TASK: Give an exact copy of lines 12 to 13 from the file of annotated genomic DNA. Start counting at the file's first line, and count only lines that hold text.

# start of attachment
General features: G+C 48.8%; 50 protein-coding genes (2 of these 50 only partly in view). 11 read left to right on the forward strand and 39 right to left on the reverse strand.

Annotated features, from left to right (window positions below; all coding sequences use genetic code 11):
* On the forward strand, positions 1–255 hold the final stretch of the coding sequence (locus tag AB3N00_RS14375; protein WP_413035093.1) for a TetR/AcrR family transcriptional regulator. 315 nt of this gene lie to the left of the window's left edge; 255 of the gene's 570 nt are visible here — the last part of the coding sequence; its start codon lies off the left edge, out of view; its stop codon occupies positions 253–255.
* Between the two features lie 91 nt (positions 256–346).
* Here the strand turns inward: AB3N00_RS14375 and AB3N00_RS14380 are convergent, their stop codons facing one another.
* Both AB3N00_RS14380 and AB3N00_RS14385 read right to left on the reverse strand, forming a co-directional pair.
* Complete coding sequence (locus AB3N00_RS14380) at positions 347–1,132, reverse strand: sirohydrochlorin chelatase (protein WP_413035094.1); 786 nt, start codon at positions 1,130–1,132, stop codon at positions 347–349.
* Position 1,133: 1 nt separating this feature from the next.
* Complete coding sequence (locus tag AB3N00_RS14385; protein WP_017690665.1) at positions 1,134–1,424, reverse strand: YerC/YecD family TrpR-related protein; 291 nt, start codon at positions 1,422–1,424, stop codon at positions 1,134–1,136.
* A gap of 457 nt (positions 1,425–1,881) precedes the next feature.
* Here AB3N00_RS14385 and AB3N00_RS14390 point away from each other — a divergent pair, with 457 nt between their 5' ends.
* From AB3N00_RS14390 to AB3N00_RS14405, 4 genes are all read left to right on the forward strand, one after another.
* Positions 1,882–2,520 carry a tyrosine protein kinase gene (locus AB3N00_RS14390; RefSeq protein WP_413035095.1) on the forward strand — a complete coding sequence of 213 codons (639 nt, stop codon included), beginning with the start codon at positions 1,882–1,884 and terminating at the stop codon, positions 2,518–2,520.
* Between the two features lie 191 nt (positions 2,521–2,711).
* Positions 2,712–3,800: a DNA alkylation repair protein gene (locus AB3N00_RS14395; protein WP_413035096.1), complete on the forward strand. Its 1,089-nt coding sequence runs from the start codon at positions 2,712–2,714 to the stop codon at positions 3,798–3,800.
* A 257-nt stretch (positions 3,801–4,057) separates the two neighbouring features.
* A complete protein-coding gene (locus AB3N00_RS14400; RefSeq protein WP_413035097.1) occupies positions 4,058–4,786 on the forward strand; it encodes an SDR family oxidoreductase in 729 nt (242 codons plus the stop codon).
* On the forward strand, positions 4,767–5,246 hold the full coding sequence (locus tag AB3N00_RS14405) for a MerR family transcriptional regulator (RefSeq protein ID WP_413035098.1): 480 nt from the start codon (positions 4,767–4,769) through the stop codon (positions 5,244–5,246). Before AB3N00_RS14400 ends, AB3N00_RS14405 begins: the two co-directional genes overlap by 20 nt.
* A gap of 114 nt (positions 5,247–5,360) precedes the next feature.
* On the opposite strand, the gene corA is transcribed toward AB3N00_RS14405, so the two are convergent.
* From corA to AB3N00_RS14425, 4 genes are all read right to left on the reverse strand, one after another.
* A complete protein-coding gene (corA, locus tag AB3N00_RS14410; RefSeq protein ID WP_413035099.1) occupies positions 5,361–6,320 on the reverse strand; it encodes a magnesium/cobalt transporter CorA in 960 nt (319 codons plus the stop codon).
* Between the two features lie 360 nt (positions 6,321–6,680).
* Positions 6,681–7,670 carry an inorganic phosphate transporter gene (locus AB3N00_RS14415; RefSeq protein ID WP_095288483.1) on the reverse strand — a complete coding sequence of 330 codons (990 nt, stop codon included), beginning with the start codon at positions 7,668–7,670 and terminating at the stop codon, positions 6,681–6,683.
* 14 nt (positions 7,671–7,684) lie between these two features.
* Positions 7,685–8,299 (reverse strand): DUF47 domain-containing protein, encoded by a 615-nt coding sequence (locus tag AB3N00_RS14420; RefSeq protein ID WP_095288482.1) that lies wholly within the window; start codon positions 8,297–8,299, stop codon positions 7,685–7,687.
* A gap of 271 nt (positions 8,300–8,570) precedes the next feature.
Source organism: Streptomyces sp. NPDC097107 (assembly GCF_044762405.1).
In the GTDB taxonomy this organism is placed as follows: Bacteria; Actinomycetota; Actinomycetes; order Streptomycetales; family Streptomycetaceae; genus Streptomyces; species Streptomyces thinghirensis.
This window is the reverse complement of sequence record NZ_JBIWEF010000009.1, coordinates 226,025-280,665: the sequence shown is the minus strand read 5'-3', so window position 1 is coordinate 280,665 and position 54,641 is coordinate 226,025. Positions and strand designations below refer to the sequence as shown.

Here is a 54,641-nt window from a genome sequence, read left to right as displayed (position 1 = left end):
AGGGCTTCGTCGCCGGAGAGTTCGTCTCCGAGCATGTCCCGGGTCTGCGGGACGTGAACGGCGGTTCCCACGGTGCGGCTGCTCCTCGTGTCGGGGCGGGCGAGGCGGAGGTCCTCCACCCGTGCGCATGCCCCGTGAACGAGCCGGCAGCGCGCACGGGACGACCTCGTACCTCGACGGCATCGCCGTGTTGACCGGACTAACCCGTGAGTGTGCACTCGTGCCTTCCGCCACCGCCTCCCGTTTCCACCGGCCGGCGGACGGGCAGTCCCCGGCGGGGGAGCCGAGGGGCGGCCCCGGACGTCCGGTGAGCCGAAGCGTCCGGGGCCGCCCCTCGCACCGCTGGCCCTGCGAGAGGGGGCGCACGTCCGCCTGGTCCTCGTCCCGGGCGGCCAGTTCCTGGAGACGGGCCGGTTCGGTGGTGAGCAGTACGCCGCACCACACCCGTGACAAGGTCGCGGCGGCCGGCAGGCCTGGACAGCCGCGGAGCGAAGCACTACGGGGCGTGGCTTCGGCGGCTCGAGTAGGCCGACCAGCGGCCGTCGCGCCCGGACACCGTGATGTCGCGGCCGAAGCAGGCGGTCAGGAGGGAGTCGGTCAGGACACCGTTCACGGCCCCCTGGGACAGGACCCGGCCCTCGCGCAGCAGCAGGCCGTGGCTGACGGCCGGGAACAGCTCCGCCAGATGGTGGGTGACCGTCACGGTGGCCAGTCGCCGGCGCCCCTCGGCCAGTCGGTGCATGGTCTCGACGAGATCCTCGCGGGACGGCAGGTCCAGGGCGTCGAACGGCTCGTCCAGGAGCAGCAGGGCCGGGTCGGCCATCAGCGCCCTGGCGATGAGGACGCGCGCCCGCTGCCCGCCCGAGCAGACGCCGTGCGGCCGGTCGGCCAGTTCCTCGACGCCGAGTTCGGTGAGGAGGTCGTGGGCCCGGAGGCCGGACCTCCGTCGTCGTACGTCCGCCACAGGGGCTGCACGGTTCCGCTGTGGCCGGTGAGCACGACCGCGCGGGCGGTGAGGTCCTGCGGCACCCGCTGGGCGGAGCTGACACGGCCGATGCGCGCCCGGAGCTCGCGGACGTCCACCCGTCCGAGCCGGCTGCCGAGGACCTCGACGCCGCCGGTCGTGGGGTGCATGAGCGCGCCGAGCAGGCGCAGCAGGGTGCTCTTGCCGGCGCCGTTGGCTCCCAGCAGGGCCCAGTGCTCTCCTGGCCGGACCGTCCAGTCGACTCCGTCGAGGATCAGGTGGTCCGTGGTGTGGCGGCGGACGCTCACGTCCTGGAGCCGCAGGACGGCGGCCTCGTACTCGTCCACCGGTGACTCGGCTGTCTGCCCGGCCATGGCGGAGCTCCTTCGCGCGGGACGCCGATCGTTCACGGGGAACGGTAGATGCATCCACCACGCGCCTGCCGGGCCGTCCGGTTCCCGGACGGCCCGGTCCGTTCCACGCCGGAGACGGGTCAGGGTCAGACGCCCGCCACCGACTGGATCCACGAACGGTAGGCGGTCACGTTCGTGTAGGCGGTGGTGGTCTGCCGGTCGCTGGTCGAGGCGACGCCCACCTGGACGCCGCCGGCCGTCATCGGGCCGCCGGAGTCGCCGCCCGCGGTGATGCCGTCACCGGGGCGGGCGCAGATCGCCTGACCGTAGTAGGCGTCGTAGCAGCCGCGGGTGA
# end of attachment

* From AB3N00_RS14390 to AB3N00_RS14405, 4 genes are all read left to right on the forward strand, one after another.
* Positions 1,882–2,520 carry a tyrosine protein kinase gene (locus AB3N00_RS14390; RefSeq protein WP_413035095.1) on the forward strand — a complete coding sequence of 213 codons (639 nt, stop codon included), beginning with the start codon at positions 1,882–1,884 and terminating at the stop codon, positions 2,518–2,520.